Who would think a bunch of seventh graders would enjoy a two-actor version of a Shakespeare play, with a few props and minor backdrop? Nevertheless, that was just the case recently when the Kentucky Shakespeare Company performed Twelfth Night play in the Wayne County Middle School gymnasium.
The middle school students were happy to watch young Artist Educators Jon Becraft and Mollie Murk portray different characters in the humorous production as they frequently modified their costumes and at times invited audience participation during the performance.
“The actors seemed like they were very used to some of the crazier parts they were doing. Some people might have seemed like those parts were ridiculous. They seemed liked they really enjoyed their parts even if it seemed a little embarrassing to do,” said seventh grader Jabel Smith.
Kathren Crabtree was impressed by how “they could keep a straight face and stayed in character. That was good.”
The students could follow the dialect because they had studied Shakespeare’s Midsummer Night’s Dream prior to the performance to give them an idea of the language and themes of Shakespearian plays.
The performance was funded by a grant written by Wayne County Middle School Teacher Juliet Perkins. It was awarded by the Delta Dental Making Smile Happen Arts in Education Fund for the Arts to provide arts opportunities in schools.
The students especially enjoyed the interaction between the actors and the audience.
“It was funny when the students went to help the actors and they were running around in the bleachers as part of the performance,” noted Alex Sanchez.
“It was cool when the actors talked to the audience during the play to make it make sense,” said Ashton Morrow.
”My favorite part was when they brought out the puppets. It was really funny. I liked how they actually worked so good together. I thought it was actually a really unique play,” added Hannah G Sexton.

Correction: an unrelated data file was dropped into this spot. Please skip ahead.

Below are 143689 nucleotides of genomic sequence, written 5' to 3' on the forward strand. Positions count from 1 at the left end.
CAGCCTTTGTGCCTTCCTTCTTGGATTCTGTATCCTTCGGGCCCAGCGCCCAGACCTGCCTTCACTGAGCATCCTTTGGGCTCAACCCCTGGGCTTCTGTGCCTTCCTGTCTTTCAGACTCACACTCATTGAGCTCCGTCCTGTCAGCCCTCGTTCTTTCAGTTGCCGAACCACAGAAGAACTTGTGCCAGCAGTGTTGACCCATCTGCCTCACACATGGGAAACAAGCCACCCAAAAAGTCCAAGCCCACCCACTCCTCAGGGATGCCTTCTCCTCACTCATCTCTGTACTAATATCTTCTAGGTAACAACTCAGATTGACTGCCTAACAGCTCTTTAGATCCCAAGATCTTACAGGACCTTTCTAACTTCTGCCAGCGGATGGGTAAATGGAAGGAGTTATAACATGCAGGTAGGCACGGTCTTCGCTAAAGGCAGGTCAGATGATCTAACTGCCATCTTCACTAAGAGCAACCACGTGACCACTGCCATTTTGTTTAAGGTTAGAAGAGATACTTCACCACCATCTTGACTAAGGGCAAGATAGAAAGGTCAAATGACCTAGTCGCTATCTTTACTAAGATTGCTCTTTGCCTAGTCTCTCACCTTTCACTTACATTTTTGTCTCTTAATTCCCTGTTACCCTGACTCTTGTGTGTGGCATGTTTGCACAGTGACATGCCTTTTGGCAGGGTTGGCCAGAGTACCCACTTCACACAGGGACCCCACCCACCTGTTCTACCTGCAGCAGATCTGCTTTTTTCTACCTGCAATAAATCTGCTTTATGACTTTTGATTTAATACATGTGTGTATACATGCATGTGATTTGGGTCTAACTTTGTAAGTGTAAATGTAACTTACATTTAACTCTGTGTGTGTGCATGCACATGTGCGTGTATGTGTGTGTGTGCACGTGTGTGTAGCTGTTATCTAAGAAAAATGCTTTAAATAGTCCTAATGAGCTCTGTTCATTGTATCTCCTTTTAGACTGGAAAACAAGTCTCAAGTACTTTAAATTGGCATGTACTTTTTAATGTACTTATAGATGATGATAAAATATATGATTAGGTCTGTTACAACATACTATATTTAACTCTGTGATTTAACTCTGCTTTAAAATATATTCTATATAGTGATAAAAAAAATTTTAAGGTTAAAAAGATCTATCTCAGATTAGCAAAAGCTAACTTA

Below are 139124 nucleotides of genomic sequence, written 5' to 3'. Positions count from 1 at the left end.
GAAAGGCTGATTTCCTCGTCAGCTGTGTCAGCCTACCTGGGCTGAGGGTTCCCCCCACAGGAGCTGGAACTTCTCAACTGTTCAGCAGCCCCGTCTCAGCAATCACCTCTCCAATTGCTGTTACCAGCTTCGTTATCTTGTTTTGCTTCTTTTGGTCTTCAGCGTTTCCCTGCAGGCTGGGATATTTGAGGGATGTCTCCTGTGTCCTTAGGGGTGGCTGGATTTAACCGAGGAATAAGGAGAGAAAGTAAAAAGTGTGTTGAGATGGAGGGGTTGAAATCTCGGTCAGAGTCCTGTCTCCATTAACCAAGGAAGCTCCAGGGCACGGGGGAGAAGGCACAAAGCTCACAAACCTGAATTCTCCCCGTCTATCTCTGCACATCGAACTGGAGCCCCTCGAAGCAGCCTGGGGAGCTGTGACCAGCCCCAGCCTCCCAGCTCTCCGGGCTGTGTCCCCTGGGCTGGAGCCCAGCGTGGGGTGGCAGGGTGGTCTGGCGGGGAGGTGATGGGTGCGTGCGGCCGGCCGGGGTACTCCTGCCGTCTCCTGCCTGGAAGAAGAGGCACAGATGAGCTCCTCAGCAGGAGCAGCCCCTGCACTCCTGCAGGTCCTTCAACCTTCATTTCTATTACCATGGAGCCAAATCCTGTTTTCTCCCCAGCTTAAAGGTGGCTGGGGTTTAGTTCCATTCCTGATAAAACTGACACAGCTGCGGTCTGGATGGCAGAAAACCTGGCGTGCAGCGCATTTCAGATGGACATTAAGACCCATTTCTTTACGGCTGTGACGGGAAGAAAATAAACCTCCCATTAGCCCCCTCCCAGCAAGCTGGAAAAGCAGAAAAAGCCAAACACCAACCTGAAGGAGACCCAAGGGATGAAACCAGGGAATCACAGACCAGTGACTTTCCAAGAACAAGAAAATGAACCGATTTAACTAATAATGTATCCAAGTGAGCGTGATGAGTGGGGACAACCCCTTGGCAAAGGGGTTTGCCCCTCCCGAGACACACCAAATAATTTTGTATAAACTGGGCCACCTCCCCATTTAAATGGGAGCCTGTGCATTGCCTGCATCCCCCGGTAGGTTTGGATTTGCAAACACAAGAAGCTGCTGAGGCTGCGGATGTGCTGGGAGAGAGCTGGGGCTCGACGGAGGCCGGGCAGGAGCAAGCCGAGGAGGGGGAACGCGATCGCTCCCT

“My favorite part was when the students were helping the actors with hiding in the play and the puppets were cool too, for some reason,” commented Natalie Collett.
“I loved it when the actor had the students from the audience came to help play the roles. It was like dramatically funny,” concluded Alexis Piercy.
The middle school was fortunate to benefit from the theatrical traveling performance. Studies show that incorporating drama education across the curriculum increases social awareness, improves problem-solving skills and helps students make real-life connections.
According to the Kentucky Shakespeare company, not every student learns the same, so their mission is to provide accessible drama education to all learners by tailoring their programs. This allows the company to maximize their educational outreach to students of all ages, socioeconomic backgrounds, learning styles and abilities.
The actors of the performance, Jon Becraft (left) and Mollie Murk (right)
Student Ashley Villa was called up to participate in the performance
Murk's expressive acting was appreciated by the audience
The actors had to change costume a lot to portray all of the characters of the performance
Jon Becraft serenading the audience to Mollie Murk's musical skills
Kenyon Smith (right) joined Ashley Villa (middle) with the actors on stage